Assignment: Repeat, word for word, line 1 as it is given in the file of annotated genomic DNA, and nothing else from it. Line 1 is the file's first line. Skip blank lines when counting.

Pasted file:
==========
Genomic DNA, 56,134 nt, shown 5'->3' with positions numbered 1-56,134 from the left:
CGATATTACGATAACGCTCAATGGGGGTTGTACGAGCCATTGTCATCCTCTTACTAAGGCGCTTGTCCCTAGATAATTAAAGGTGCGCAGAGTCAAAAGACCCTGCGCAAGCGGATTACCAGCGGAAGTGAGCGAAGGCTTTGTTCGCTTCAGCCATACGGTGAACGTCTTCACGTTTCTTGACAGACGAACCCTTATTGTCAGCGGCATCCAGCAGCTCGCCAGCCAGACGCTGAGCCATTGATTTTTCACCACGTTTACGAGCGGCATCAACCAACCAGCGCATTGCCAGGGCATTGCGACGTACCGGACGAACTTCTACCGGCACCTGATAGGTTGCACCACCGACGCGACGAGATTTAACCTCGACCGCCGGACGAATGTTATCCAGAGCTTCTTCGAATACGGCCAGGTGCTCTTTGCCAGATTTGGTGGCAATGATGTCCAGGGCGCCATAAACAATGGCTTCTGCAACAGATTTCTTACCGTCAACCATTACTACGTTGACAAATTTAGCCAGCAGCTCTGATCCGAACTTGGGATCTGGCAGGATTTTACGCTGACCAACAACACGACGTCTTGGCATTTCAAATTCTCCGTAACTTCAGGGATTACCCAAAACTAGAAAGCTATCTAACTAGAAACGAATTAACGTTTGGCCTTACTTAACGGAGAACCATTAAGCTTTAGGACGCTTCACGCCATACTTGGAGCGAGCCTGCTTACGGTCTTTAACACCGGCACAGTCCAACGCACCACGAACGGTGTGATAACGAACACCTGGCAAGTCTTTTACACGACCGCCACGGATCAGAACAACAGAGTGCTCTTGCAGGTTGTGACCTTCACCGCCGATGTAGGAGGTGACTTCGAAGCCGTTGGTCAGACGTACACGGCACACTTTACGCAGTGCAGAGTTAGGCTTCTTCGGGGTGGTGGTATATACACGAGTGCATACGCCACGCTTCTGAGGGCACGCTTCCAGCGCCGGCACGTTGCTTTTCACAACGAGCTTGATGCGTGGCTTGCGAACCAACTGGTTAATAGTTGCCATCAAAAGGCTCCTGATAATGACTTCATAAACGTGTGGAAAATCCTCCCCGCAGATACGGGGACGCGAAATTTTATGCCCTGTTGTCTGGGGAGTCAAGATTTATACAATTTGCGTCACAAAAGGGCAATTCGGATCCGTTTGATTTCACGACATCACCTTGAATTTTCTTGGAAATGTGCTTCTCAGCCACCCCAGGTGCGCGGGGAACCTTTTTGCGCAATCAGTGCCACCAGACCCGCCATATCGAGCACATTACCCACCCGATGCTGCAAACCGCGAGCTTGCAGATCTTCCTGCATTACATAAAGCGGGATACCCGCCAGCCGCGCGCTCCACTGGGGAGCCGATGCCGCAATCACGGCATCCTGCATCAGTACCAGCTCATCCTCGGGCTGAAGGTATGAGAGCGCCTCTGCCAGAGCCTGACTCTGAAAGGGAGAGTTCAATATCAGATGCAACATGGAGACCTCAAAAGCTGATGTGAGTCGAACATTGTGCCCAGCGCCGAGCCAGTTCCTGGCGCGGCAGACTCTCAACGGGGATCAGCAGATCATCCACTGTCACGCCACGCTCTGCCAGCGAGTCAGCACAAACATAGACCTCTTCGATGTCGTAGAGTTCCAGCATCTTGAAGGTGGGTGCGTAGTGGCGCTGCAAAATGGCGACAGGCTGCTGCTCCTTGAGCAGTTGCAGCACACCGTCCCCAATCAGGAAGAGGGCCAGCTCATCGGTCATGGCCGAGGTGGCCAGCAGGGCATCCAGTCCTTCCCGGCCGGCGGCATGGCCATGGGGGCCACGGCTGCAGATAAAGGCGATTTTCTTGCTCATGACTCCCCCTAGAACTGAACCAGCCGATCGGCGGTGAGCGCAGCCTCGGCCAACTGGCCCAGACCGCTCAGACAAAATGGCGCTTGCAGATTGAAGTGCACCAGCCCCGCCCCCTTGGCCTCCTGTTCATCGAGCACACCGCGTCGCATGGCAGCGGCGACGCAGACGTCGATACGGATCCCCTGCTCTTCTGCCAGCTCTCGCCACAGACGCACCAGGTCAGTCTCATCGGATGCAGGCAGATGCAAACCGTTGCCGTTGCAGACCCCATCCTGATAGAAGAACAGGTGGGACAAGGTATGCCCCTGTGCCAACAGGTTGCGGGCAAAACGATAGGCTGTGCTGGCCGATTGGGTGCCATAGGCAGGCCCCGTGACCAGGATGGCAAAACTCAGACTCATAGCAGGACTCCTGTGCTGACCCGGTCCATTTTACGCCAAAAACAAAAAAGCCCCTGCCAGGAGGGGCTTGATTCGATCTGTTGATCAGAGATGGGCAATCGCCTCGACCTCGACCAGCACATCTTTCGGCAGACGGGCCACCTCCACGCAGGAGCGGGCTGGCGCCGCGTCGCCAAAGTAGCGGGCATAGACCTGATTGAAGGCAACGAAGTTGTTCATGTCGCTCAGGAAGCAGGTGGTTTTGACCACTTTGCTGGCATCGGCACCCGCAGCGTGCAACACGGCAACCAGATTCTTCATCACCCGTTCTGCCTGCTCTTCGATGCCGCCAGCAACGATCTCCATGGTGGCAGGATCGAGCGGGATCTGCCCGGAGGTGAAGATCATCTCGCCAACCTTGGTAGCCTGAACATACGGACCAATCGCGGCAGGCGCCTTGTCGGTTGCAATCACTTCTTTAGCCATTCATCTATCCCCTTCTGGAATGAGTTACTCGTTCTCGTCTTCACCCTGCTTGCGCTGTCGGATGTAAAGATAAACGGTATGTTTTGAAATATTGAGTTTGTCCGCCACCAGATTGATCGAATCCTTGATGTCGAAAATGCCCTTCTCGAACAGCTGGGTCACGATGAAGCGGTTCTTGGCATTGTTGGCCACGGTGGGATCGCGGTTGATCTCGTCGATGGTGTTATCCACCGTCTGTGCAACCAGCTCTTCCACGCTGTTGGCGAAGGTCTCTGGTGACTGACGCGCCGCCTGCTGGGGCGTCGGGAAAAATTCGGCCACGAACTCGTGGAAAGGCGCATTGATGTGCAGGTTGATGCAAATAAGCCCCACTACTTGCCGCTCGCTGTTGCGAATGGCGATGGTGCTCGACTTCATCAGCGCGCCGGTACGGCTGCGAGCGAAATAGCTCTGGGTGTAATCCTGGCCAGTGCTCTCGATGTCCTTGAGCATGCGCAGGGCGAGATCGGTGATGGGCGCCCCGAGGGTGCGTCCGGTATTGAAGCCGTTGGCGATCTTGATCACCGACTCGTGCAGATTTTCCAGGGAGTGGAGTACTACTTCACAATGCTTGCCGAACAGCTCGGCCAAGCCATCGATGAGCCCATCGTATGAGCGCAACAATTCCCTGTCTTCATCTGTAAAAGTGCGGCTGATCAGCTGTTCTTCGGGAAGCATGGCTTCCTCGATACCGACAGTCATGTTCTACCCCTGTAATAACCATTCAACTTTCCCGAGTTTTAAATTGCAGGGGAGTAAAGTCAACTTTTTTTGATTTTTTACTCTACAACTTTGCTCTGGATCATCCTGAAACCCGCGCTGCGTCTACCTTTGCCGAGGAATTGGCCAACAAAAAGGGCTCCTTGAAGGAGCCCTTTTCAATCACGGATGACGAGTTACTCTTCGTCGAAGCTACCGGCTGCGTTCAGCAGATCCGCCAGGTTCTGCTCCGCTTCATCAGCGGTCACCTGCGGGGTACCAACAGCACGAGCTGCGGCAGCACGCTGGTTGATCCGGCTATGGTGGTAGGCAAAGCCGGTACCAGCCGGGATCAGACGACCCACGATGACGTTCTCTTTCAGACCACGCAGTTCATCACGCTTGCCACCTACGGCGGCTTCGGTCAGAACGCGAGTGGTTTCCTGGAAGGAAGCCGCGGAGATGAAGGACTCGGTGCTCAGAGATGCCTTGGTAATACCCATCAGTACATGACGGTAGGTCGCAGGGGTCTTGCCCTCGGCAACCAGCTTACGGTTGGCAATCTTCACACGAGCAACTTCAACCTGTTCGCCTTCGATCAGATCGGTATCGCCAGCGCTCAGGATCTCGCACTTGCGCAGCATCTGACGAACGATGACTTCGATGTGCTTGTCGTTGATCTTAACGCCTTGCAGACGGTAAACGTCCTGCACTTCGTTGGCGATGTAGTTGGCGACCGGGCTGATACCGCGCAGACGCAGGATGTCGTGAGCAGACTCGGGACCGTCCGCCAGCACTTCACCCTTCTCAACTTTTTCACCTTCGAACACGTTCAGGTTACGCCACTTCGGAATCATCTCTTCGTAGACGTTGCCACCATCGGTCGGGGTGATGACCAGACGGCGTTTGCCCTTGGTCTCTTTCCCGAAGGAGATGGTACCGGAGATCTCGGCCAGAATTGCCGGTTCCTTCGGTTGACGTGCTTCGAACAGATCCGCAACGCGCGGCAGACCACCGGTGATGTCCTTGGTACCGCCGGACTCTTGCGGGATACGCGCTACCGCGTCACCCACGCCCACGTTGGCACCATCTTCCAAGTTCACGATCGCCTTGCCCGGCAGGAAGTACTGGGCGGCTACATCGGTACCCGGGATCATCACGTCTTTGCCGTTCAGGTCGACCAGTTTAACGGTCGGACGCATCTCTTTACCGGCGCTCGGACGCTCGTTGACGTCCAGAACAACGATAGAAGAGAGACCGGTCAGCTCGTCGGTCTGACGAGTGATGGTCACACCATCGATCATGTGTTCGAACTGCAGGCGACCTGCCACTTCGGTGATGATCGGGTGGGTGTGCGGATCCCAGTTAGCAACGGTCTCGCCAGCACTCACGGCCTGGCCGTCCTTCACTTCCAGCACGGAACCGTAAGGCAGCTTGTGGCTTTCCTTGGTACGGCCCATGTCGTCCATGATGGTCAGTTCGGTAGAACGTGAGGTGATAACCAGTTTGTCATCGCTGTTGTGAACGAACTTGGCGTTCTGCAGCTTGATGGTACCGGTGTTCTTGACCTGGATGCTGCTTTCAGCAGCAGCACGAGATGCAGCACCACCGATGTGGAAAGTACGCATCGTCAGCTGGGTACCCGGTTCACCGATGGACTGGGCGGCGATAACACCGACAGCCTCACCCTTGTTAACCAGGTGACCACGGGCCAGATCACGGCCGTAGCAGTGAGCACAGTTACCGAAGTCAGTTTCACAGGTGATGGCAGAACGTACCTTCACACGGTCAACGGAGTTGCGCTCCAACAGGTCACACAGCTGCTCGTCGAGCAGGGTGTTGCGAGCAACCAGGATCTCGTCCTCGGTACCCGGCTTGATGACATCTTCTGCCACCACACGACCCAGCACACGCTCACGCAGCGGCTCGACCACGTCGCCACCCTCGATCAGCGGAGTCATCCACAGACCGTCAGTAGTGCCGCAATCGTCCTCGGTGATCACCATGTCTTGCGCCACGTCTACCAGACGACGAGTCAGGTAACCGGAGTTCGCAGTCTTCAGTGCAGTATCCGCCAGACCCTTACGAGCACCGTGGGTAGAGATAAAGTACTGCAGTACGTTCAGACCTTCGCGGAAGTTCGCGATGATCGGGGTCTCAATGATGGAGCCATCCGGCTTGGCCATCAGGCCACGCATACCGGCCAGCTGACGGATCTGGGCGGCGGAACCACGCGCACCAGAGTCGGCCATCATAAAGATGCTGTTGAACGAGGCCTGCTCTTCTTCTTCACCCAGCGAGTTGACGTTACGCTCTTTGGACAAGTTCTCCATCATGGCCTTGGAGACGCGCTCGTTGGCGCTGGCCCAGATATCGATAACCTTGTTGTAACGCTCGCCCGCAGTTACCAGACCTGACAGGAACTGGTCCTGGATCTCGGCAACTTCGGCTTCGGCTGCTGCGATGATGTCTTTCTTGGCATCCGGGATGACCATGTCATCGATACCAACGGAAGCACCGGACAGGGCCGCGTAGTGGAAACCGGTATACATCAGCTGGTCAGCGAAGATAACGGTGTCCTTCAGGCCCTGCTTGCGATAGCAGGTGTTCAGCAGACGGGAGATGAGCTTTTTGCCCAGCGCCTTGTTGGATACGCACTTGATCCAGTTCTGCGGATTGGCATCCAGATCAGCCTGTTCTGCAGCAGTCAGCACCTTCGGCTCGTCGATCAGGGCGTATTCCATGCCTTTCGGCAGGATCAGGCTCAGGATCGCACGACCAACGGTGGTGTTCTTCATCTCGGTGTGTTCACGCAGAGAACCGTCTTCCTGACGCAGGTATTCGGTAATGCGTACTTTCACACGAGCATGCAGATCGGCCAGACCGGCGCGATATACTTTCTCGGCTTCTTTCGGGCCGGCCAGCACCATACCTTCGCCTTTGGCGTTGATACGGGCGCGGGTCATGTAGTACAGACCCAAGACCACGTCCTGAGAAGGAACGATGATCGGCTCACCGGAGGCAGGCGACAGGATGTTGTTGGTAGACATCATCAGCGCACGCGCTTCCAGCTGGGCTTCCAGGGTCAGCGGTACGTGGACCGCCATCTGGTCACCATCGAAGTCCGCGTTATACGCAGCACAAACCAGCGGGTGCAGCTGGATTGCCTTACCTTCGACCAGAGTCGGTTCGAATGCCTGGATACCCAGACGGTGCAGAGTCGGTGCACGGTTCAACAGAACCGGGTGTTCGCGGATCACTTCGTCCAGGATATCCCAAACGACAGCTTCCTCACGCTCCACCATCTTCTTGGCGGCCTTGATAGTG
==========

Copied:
Genomic DNA, 56,134 nt, shown 5'->3' with positions numbered 1-56,134 from the left: